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Open Access Publications from the University of California

Visualization, Prediction, and Causal Inference: Applications in Healthcare

  • Author(s): Barter, Rebecca Louise
  • Advisor(s): Yu, Bin
  • et al.
Abstract

The recent wave of data collection in the field of healthcare has opened up an ocean of possibilities to learn and develop new exploratory, diagnostic, and prognostic methods. This thesis explores how three fields of statistics (1) data visualization, (2) prediction, (3) and causal inference, can help us leverage this data in order to answer a wide range of questions in healthcare.

Part I of this thesis presents a software package called superheat that can be used by researchers to visualize complex datasets and multi-faceted modeling results. The primary users of this software so far have been those in the medical research industry. In this thesis, we apply superheat in three case studies including (1) using a publicly available global organ donation database curated by the World Health Organization to understand and summarize the global organ donation trends, (2) visualizing groups of topics that appear in text data scraped from Google News, (3) examining model performance for a model designed to predict the brain's response to images using fMRI data. The theme of Part 1 of this thesis is visualization in healthcare.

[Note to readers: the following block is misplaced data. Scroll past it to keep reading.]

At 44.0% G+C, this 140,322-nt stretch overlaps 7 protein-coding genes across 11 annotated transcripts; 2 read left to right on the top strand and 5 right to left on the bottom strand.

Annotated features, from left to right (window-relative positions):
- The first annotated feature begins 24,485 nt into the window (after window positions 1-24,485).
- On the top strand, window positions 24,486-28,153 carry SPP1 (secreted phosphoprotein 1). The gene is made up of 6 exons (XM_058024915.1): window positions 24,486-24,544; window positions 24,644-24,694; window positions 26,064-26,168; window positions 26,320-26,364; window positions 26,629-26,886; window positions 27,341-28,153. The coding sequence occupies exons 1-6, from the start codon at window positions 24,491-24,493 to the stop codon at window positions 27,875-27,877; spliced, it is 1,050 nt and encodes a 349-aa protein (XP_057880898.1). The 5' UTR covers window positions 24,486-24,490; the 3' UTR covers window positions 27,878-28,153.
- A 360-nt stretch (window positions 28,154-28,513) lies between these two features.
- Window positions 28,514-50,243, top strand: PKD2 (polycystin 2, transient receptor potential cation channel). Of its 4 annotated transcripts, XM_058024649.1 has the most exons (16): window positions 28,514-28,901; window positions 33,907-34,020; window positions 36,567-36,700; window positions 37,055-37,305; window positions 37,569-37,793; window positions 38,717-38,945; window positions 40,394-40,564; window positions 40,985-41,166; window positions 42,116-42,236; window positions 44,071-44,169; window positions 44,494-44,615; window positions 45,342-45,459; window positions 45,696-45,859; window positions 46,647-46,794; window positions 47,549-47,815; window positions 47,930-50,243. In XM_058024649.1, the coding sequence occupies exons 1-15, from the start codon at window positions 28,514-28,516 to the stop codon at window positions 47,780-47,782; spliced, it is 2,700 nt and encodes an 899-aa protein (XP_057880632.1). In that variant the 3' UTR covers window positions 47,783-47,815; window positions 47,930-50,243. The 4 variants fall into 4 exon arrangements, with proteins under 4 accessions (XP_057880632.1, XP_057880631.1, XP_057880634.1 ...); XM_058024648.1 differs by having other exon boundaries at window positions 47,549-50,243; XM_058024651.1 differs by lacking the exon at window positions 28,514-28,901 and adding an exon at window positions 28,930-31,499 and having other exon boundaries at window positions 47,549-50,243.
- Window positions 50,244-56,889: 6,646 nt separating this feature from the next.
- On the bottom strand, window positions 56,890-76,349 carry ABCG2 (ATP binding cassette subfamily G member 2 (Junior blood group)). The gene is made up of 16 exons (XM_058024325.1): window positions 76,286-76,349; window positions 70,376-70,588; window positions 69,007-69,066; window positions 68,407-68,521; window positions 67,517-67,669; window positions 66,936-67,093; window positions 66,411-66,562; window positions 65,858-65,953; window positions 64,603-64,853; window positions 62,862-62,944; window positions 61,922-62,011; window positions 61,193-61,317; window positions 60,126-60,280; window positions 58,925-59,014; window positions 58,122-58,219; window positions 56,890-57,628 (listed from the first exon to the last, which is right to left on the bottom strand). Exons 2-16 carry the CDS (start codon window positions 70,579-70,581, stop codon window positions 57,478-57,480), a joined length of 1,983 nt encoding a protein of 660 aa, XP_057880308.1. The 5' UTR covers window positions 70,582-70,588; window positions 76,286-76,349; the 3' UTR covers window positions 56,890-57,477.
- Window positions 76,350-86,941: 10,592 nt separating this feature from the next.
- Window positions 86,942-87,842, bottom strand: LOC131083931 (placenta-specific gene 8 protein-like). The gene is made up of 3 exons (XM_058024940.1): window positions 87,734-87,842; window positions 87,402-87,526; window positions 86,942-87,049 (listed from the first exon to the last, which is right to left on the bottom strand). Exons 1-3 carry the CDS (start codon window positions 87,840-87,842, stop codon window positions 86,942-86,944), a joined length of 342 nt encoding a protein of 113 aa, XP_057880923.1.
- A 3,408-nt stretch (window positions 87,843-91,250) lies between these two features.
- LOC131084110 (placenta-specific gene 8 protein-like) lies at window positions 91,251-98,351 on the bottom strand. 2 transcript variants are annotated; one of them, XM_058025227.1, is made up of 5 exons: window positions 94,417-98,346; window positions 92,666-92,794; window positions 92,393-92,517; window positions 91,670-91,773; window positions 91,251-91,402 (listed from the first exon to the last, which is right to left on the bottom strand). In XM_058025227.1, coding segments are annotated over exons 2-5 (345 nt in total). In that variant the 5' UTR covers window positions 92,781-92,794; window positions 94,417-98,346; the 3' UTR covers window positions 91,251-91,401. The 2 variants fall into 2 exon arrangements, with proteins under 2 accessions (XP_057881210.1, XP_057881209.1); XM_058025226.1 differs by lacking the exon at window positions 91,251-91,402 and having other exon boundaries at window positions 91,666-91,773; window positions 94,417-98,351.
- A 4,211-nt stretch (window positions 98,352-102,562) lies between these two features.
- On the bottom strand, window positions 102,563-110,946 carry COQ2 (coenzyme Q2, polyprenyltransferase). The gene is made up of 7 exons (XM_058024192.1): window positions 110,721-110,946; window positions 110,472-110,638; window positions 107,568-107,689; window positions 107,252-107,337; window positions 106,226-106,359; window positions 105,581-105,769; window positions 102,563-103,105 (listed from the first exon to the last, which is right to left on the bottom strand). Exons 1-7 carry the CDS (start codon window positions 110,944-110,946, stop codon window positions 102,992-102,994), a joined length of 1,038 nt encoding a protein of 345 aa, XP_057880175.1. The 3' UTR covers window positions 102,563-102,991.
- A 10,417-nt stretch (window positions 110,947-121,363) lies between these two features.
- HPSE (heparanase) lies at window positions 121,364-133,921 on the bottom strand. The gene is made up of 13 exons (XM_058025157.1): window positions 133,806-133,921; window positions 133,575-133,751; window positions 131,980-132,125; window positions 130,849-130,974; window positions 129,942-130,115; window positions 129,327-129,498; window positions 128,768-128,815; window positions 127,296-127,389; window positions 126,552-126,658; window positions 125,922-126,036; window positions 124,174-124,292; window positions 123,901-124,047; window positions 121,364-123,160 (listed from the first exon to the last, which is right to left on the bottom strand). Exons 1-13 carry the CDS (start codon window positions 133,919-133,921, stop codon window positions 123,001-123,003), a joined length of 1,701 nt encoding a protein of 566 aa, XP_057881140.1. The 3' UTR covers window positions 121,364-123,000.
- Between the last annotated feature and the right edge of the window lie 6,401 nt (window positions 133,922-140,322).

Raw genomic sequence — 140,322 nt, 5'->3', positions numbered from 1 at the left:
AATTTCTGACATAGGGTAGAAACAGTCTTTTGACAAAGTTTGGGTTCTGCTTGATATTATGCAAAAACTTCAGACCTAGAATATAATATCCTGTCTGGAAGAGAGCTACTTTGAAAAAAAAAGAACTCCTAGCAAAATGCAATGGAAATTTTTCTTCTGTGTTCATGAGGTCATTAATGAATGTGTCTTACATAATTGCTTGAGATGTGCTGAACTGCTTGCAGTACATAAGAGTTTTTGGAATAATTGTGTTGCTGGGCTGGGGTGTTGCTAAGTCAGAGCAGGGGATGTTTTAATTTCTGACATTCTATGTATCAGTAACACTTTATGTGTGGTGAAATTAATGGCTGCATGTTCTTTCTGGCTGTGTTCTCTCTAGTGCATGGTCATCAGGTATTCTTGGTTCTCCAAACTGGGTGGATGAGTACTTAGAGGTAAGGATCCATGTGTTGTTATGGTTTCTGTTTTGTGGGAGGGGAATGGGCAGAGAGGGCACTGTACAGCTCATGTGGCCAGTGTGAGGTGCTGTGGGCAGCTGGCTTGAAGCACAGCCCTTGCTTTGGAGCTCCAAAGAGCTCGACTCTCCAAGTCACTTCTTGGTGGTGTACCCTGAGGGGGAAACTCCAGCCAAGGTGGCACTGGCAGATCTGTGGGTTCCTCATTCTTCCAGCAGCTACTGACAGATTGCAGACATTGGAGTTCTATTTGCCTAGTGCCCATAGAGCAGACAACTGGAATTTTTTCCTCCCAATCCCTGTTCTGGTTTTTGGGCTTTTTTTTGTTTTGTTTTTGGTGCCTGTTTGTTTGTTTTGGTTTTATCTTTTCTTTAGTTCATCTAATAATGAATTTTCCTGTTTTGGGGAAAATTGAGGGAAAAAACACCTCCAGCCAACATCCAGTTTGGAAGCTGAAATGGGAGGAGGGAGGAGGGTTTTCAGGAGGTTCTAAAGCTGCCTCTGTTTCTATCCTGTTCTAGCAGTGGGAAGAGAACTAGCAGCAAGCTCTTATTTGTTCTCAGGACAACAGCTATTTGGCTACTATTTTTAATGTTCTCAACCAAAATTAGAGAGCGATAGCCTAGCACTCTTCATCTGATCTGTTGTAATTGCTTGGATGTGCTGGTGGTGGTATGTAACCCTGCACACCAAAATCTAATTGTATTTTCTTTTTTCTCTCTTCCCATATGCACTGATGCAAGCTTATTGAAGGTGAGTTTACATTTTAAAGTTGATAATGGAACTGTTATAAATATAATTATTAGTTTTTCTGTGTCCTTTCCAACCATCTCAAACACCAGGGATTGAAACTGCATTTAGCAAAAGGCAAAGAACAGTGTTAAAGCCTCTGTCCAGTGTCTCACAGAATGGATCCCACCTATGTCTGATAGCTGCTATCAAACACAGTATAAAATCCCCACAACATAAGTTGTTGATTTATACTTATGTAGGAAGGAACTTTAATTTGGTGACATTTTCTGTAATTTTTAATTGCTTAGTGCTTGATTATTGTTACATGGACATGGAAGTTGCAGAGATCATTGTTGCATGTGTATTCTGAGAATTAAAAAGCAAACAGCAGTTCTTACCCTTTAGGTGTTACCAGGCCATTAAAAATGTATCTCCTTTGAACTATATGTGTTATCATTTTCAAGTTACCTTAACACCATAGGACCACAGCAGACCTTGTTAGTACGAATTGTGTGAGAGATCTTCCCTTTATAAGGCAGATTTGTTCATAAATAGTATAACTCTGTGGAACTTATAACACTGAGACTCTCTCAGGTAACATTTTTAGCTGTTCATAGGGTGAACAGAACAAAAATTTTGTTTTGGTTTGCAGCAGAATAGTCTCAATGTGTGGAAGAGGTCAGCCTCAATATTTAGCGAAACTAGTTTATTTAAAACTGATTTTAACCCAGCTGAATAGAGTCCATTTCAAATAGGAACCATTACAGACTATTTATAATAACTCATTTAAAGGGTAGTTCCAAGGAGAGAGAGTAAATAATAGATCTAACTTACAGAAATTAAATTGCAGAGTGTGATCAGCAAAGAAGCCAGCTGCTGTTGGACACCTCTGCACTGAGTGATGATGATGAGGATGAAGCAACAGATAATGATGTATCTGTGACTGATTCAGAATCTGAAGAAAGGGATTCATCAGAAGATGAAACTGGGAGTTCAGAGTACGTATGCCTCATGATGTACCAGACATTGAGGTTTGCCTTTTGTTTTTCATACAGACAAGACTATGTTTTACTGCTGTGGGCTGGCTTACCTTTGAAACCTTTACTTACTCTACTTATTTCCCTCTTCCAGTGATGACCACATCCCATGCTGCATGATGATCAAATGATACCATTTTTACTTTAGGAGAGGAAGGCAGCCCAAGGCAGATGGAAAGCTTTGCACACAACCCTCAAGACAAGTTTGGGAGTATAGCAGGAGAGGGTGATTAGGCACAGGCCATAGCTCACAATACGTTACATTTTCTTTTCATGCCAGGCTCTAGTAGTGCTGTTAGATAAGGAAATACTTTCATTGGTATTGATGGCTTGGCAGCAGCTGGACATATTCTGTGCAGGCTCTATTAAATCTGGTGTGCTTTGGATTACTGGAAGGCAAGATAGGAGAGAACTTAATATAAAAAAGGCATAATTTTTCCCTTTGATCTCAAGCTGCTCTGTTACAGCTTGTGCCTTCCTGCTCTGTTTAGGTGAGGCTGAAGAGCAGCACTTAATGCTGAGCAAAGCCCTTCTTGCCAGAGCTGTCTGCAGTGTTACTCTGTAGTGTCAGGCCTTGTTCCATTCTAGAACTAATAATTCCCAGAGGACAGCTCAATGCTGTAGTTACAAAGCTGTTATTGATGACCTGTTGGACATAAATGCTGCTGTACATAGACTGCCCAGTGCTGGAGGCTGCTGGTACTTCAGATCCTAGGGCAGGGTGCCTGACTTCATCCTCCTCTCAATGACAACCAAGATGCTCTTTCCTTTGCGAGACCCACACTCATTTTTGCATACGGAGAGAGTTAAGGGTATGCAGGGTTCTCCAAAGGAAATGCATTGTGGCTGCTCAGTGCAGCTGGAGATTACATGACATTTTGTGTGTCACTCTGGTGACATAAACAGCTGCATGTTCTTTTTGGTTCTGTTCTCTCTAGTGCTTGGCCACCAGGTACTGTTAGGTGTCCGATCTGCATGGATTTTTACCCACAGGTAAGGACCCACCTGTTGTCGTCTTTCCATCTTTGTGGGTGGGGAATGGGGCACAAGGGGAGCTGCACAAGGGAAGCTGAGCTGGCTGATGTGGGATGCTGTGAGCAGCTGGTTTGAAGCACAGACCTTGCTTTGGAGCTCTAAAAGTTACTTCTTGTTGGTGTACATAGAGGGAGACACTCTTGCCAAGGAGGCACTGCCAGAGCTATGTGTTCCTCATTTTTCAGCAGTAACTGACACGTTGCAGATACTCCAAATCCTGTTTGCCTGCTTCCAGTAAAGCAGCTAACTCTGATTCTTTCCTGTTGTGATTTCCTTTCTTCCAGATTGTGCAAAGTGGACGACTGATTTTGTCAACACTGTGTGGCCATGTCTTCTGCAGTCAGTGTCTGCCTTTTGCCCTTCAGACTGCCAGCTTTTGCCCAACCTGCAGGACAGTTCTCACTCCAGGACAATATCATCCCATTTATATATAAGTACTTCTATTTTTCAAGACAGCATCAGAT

Part II of this thesis introduces an analysis for predicting a patient's risk of developing a Surgical Site Infection (SSI) following surgery. A SSI is an infection that occurs at the site of a surgery within 30 days post surgery, and is responsible for up to 30% of hospital acquired infections. This method was developed in collaboration with healthcare professionals including infectious disease experts and surgeons at UC Davis. The theme of Part 2 of this thesis is prediction in healthcare.

Part III of this thesis presents a novel application of instrumental variables in causal inference, asking about the possible effectiveness of a "survival-benefit"-based liver transplant allocation scheme. The conclusion is that while there could be substantial benefit yielded from rethinking how organs are allocated, the feasibility of implementing such a scheme that relies drawing causal inferences from complex observational data is extremely difficult. The theme of Part 3 of this thesis is causal inference in healthcare.

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